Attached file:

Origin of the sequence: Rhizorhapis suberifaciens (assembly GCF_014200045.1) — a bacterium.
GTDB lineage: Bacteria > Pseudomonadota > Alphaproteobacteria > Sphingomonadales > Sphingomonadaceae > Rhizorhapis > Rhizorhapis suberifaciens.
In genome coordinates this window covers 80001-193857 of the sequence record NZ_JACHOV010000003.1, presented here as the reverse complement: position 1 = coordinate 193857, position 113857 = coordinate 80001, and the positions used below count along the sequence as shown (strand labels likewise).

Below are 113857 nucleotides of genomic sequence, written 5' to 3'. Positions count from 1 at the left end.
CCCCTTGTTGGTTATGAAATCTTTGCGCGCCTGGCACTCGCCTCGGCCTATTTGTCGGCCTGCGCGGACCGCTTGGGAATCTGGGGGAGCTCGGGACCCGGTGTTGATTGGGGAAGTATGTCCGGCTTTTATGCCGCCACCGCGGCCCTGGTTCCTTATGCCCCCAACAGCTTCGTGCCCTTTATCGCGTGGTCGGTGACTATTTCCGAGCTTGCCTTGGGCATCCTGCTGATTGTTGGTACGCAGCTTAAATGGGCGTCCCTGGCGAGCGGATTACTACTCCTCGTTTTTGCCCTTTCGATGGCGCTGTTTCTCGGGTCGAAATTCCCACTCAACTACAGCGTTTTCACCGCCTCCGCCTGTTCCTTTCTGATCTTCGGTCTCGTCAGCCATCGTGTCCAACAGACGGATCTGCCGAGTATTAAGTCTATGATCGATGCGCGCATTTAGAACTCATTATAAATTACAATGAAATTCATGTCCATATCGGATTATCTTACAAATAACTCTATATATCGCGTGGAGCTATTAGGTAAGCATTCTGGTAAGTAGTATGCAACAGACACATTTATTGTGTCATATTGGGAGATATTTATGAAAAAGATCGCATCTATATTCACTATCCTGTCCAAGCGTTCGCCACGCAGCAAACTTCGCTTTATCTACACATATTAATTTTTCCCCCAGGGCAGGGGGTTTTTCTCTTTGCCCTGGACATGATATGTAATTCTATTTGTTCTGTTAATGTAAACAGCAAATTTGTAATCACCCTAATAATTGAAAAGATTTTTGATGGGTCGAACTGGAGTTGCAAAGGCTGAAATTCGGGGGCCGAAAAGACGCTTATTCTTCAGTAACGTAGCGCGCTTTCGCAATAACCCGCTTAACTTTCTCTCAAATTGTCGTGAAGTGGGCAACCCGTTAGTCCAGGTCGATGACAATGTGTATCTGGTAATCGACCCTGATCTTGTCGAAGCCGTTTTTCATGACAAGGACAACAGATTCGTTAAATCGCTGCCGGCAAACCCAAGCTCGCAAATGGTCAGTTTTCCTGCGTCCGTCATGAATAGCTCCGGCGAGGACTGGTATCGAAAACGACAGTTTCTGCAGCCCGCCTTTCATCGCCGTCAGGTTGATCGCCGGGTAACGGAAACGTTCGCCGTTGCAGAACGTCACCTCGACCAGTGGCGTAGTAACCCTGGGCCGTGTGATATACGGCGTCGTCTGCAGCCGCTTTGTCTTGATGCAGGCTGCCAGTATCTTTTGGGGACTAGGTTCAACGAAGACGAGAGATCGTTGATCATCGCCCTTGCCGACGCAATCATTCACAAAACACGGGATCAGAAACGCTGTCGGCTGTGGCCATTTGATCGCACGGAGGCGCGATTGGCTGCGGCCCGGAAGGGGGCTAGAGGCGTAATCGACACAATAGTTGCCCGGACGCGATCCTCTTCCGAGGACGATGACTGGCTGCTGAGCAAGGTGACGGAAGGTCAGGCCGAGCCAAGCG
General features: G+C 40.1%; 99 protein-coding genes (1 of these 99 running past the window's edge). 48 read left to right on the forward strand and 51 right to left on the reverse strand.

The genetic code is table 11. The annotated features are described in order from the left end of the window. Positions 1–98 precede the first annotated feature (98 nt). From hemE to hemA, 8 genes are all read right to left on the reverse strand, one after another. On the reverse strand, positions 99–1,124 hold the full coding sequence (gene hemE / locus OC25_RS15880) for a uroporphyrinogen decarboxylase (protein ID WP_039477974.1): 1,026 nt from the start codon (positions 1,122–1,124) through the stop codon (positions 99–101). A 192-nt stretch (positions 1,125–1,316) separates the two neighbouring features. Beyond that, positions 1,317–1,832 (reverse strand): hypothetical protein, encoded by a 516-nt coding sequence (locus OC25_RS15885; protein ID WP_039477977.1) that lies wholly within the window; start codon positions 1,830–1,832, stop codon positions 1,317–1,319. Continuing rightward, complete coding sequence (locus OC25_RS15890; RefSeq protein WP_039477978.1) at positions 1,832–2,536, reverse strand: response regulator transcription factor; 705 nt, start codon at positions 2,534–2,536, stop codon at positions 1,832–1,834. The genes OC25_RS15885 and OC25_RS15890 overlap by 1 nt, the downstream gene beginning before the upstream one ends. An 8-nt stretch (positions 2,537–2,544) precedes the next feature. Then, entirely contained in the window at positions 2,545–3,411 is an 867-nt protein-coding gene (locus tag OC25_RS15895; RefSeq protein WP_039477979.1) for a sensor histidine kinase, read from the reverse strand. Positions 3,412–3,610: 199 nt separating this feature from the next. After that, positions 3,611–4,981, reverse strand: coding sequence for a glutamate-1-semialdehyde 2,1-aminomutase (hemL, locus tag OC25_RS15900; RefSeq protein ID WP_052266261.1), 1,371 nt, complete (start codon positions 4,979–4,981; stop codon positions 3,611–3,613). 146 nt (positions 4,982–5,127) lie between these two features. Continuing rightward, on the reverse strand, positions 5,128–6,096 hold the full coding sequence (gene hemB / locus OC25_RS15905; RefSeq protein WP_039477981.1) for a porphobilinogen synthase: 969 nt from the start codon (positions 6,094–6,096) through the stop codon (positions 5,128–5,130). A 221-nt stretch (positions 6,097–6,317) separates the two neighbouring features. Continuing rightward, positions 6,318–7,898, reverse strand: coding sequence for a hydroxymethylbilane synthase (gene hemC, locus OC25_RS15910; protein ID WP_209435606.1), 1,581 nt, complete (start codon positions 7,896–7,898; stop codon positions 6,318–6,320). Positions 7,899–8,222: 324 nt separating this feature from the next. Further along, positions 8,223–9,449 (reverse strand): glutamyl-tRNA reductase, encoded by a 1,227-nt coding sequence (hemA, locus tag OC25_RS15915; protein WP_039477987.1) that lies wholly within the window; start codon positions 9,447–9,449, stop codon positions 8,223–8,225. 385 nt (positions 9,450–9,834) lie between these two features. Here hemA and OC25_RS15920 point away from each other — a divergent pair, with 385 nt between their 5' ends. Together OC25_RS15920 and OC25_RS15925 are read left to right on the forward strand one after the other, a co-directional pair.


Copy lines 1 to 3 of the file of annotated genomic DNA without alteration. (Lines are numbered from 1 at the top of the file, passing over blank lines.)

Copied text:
Origin of the sequence: Rhizorhapis suberifaciens (assembly GCF_014200045.1) — a bacterium.
GTDB lineage: Bacteria > Pseudomonadota > Alphaproteobacteria > Sphingomonadales > Sphingomonadaceae > Rhizorhapis > Rhizorhapis suberifaciens.
In genome coordinates this window covers 80001-193857 of the sequence record NZ_JACHOV010000003.1, presented here as the reverse complement: position 1 = coordinate 193857, position 113857 = coordinate 80001, and the positions used below count along the sequence as shown (strand labels likewise).